Yes Anon @ 10 :53, you make many valid points. But outnumbering will not resolve the core problem of the insular, bigoted, belligerent Norn Ire hard liners, nor alter the stance of politicians of the ilk of Sammy, Gregory or Wee Ian.
Demographic change indicates the inevitability of an eventual majority for nationalist/republican minded N Ire voters. But imposition of unity by a simple majority referendum will bring about strife unless and until sufficient efforts have been made to peacefully win over the Unionist hard liners. And that’s where Sinn Fein in particular need to focus. The ROI politicians too need likewise.
Nevertheless I am optimistic that the dying off of the current crop of politicians sees them replaced by a more broadminded liberally educated and competent breed less reliant on sabre rattling rhetoric.


He is at The Oratory every Sunday and ministers to the disabled, to cancer suffers and works with a street ministry in Belfast at the weekends. Paul is a very good, quiet man who gets on with his life and mi history.


My ! Well, there are a number of racist, discriminatory, prejudicial, and offensive remarks in that comment ! The P word. The V word. Anonymous of 2:20 needs to go back to civilization and courtesy school. If that is the cesspit of his mind, outlook and understanding, then I think I would prefer the Ps to be living next door to me, as well as the boys with Vaseline, rather than some prejudiced, racist ignoramus like 2:20 pm. By the way, without trying too hard 2:20 pm’s comment could be considered contrary to the law in Ireland, NI and the UK.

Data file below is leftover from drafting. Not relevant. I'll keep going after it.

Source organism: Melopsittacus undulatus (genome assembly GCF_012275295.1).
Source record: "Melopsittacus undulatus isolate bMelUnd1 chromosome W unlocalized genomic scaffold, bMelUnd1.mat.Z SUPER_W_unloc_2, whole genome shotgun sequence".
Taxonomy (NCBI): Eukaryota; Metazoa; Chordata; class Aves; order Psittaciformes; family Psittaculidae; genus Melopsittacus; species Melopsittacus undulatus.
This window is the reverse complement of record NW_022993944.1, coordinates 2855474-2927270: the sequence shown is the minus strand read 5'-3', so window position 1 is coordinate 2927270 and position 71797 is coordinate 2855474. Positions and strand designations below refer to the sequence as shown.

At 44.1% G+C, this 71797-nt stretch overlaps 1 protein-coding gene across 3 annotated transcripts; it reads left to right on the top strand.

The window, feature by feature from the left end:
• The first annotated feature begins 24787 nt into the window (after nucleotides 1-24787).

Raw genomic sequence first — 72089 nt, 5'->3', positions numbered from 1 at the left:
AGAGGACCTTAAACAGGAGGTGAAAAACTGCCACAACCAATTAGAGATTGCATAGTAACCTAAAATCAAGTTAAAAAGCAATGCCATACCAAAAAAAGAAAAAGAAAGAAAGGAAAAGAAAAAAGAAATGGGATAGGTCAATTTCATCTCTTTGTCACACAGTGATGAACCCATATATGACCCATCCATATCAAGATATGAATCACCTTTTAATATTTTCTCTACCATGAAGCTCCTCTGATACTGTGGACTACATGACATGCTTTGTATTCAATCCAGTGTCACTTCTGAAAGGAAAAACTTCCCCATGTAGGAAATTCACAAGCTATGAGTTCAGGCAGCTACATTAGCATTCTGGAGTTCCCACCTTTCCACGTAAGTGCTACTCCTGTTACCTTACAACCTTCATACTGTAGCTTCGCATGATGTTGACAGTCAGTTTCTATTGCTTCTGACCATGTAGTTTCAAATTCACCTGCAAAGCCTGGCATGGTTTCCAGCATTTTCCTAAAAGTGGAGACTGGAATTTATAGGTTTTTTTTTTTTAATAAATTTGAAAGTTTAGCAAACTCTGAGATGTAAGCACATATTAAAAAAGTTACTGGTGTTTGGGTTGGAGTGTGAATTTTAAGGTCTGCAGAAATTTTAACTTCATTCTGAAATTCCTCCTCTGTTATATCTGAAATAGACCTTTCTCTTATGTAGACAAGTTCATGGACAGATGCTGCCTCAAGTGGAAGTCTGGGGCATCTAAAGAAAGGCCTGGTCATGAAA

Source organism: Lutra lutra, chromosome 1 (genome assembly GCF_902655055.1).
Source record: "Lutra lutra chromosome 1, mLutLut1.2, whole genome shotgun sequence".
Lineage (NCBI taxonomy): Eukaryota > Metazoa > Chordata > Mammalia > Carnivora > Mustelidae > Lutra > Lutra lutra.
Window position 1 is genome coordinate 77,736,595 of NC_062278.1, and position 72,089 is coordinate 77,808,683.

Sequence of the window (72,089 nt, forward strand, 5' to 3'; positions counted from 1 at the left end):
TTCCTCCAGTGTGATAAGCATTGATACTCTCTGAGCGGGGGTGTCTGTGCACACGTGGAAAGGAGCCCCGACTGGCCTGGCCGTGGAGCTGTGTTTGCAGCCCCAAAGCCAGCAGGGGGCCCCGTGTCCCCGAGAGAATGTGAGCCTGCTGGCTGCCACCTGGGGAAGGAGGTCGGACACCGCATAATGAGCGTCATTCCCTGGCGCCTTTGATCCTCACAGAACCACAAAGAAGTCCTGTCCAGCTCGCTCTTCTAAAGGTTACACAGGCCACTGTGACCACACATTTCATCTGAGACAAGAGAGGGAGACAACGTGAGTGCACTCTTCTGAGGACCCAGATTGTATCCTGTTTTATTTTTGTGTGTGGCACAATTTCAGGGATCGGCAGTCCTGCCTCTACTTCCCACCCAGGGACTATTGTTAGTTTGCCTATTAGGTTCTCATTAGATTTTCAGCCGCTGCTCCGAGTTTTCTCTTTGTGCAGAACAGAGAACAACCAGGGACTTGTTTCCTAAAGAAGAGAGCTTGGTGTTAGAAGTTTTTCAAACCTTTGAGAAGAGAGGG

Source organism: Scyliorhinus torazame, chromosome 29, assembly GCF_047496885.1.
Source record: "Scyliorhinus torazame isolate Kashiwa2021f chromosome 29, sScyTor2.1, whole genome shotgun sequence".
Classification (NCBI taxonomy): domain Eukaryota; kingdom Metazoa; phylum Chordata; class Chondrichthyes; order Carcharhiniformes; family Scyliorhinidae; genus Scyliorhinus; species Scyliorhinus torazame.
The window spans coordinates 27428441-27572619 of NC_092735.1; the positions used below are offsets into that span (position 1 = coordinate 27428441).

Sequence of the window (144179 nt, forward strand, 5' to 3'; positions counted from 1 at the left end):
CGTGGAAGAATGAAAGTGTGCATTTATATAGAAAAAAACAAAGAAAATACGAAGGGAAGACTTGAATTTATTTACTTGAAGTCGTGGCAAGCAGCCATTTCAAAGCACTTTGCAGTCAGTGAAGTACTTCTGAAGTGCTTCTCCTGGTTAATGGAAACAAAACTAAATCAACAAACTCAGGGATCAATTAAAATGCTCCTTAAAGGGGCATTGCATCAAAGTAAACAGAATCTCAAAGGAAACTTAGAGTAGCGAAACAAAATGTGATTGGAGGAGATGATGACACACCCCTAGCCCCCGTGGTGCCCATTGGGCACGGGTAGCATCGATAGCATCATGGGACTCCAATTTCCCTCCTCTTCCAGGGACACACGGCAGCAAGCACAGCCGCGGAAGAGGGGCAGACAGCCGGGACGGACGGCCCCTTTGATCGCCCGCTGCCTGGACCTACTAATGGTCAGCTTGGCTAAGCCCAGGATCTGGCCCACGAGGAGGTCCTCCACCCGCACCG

No freedom of speech anymore, not unlike the days in Ireland when it was taboo to criticise the RC Church, study the groups in society you aren’t allowed to criticise and you will learn something instead of trying to crush free speech and free expression.


Freedom of speech comes with the responsibility to exercise respect and to observe the law of the land, which does not allow for hate filled, racist language. Put quite simply, it is against the law. And if somebody wants to live in our society then they have an obligation to respect the law, otherwise the law with take action against them. There is no freedom of speech to just say what you want if it involves disrespecting, abusing, and racially targeting people. Simple fact !